(2). Tasks and Methods of the SD. The task of the SD, after it became the intelligence service for State and Party, was to obtain secret information concerning the actual and potential enemies of the Nazi leadership so that appropriate action could be taken to destroy or neutralize opposition. (1956-PS)

The duties of the SD were stated by the Nazi jurist, Dr. Werner Best, as follows:

"As the intelligence service of the German National Socialist Labor Party, the Security Service has first of all the task of investigating and keeping a watch over all forces, events and facts which are of importance for the domination of the National Socialist idea and movement in German territory. With this task follows that duty laid down by the Reich Minister of the Interior—the duty of supporting the Security Police—which is fulfilled, so far as it goes, under State orders. In support of the tasks of the Security Police in securing the ranks of the German people against interference and destruction of any kind, the Security Service has to watch over every sphere of life of the German people with regard to the activities of inimical forces and the result of state and political measures, and to inform continually the competent State authorities and offices about the facts which have come to light. Finally, it has to investigate politically and explore fundamentally the activities and connections of the great, ideological, arch-enemy of National Socialism and the German people, in order thereby to render possible a purposeful and ef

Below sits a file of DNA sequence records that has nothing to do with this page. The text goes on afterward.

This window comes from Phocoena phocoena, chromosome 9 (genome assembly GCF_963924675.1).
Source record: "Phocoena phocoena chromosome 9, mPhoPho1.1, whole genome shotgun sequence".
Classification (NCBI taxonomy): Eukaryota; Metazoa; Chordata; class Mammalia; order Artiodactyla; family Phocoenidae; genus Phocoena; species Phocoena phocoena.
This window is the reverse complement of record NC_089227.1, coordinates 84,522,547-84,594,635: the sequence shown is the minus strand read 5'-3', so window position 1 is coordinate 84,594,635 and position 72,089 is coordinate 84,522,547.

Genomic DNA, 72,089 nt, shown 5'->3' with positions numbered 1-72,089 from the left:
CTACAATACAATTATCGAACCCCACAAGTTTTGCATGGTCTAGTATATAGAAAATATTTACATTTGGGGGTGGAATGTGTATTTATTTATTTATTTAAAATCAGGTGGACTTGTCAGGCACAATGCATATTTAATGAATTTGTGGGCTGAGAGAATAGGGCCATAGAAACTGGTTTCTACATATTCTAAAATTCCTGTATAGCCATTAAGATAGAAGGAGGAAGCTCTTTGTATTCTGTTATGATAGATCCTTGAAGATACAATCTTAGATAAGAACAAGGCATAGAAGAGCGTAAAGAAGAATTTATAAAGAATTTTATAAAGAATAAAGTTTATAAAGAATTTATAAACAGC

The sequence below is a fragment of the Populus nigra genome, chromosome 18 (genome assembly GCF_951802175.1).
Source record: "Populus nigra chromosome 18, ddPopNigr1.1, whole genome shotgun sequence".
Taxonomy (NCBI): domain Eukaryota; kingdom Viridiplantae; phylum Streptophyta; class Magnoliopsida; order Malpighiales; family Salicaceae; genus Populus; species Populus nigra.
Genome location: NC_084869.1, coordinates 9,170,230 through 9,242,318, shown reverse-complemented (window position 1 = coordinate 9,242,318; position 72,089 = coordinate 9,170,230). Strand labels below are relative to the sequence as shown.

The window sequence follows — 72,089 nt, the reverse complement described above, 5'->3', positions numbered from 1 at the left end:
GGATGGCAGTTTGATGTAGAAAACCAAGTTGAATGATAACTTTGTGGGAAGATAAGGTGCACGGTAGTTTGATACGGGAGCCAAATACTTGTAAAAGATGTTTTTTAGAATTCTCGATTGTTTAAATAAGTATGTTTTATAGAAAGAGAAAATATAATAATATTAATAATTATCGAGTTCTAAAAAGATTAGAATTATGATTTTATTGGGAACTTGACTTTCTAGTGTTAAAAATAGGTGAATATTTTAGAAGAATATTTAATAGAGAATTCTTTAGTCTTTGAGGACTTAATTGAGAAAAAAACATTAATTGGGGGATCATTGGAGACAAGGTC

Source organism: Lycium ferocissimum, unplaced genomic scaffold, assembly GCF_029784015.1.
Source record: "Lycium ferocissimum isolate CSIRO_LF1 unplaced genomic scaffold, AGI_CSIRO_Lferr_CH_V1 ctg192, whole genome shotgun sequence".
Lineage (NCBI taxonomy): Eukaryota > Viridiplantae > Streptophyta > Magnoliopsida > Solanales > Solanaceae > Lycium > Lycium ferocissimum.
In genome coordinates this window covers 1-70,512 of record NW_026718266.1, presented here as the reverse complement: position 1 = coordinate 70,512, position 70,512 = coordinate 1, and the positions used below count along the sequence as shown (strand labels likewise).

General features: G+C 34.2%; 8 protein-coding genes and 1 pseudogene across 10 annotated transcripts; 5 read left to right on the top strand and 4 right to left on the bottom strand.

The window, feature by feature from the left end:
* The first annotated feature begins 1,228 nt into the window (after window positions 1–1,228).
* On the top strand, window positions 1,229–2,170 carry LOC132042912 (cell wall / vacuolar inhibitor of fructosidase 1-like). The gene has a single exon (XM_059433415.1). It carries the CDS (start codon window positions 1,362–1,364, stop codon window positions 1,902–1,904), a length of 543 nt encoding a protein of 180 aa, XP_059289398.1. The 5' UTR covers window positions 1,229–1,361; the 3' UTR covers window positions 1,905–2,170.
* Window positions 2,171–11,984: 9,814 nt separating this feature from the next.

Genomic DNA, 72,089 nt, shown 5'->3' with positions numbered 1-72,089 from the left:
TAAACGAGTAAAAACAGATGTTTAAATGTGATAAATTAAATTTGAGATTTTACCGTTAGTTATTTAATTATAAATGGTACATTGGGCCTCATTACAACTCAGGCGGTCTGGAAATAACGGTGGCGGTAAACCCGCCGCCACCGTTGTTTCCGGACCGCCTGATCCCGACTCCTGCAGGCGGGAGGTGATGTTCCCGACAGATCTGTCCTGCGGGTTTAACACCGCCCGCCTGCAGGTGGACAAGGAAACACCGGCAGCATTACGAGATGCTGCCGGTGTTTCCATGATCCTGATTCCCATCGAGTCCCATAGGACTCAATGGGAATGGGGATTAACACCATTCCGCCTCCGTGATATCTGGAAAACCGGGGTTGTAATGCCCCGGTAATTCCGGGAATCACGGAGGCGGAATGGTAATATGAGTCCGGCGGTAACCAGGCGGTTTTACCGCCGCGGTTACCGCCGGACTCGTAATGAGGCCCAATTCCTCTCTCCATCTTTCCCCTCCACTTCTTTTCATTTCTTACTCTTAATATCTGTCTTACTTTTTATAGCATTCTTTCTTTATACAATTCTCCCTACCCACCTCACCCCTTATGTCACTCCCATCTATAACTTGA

fective fight against it.” (1852-PS) To accomplish this task, the SD created an organization of agents and informants operating out of various SD regional offices established throughout the Reich, and later in conjunction with the GESTAPO and Criminal Police throughout the occupied territories. The organization consisted of several hundred full-time agents whose work was supplemented by several thousand parttime informants. Informants were located in schools, shops, churches, and all other spheres of German life, operating under cover, and reporting any utterances or actions against the Nazi Party, State or leadership. (2614-PS)

The SD had direct and powerful influence in the selection of Nazi leaders. It investigated the loyalty and reliability of State officials, evaluating them by their complete devotion to Nazi ideology and the Hitler leadership. It secretly marked ballots and thereby discovered the identity of persons who cast "No" votes and "invalid” votes in the referenda. (2614-PS, R-142)

The SD worked closely with the GESTAPO. An article in the Voelkischer Beobachter" published in Das Archiv, January 1936, stated:

"As the Secret State Police can not carry out, in addition to its primary executive tasks, this observation of the enemies